Having face-to-face connections and physical contact with friends and family has been shown to enrich your life and improve your health. Perhaps you can use social media to find new friends but maintain those connections by in-person meet-ups.
Focus on one thing only
Distractions are all too common with technology surrounding us wherever we go. Re-learning how to focus your mind on the task in hand and escaping distractions will help you feel more productive. Avoiding procrastination sessions where you’re endlessly scrolling socials can only be a good thing, right?
Invest in an alarm clock
Using your phone as an alarm clock is risky when it comes to your morning routine. If you find yourself often running late as you’ve sat in bed checking your social feeds, it might be time to think about buying an alarm.
Once you’ve purchased one, storing your phone outside of the bedroom at night will help you to fall asleep faster and sleep better throughout the night. Avoiding blue-light at night and the vibrations of your phone on the nightstand will help you to have an uninterrupted night’s sleep.
Stop the scroll
Next time you’re on social media, ask yourself why and what it’s adding to your life. Does scrolling through social accounts and seeing everyone’s highlights make your life feel well lived and satisfactory? The answer is probably no. Make your time on social media meaningful, don’t just endlessly scroll.
Schedule daily screen-free time
It doesn’t have to be at the same time each day, but make sure your spending time away from your phone and even better, with yourself. Go for a walk, do some meditation, or read a book. Try not to rely on your social media accounts to entertain you during downtime. If you find yourself bored with lots of free time, it could be a great opportunity to take up a new hobby.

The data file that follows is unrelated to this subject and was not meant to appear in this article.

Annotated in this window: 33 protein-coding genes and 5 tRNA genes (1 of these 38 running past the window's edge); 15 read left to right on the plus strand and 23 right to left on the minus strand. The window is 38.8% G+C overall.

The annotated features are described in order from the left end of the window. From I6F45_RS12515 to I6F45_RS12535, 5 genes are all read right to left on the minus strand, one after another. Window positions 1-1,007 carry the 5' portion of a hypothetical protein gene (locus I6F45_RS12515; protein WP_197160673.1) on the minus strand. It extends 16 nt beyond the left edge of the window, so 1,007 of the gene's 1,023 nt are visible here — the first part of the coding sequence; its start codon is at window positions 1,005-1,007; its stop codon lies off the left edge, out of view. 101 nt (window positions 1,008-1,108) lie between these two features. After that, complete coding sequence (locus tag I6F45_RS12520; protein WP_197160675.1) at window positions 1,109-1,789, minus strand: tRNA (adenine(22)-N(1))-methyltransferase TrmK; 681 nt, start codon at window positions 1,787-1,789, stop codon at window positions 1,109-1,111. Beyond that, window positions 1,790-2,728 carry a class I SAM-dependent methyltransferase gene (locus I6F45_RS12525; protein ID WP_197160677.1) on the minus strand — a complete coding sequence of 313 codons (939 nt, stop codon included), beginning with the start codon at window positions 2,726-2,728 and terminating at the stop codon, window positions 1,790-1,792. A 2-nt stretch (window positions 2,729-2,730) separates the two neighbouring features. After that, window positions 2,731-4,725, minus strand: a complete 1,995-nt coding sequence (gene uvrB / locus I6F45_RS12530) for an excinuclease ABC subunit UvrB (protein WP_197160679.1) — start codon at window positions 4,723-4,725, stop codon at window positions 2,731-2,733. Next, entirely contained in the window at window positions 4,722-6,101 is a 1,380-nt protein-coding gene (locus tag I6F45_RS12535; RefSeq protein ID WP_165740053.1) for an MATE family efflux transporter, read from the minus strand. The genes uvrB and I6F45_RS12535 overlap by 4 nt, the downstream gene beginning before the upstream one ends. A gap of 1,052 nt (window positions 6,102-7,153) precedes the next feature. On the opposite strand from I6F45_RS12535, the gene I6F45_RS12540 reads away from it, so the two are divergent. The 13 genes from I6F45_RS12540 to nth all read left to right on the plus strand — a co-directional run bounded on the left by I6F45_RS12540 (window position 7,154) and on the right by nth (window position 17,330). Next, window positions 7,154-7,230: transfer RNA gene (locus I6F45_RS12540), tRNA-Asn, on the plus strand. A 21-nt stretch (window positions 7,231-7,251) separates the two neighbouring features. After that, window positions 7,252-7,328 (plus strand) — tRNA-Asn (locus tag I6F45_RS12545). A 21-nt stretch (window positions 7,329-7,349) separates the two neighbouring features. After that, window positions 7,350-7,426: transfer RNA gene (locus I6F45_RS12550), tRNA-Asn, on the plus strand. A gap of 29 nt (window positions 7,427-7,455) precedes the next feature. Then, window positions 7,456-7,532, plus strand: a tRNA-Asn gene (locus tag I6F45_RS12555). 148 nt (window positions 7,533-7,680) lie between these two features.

This one seems obvious, right? With laptops, TVs, and phones, it can be easy to get sucked into the virtual world therefore spending less time in the real world. Going outside more, taking up new activities, and even talking to others you meet along the way is very stimulating.
With fake news spreading faster and wider than real news, it is really important to fact check before hitting send on your post. Even providing references to where you got your information from will inspire others to do the same. The only way as a consumer to mitigate seeing fake news and harmful content is to shop sharing it ourselves.
And finally, unsubscribing. Much like switching off notifications, unsubscribing to unwanted and useless emails will help your time in your inbox be more meaningful. The environment and your bank account will also be pleased to get away from unnecessary spending on the latest must-not miss deals!
At the end of the day, it is down to you. If you’ve watched The Social Dilemma, you will know that we can’t necessarily rely on the owners of these apps or our political leaders to make positive change. As consumers, it is down to us to manage our time on social media, on our phones and also to take action when we are faced with injustices such as harmful ads and inhumane technology.
Wanting to take more action? Check out The Social Dilemma’s website.
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Photo: Anna Ashbarry; Netflix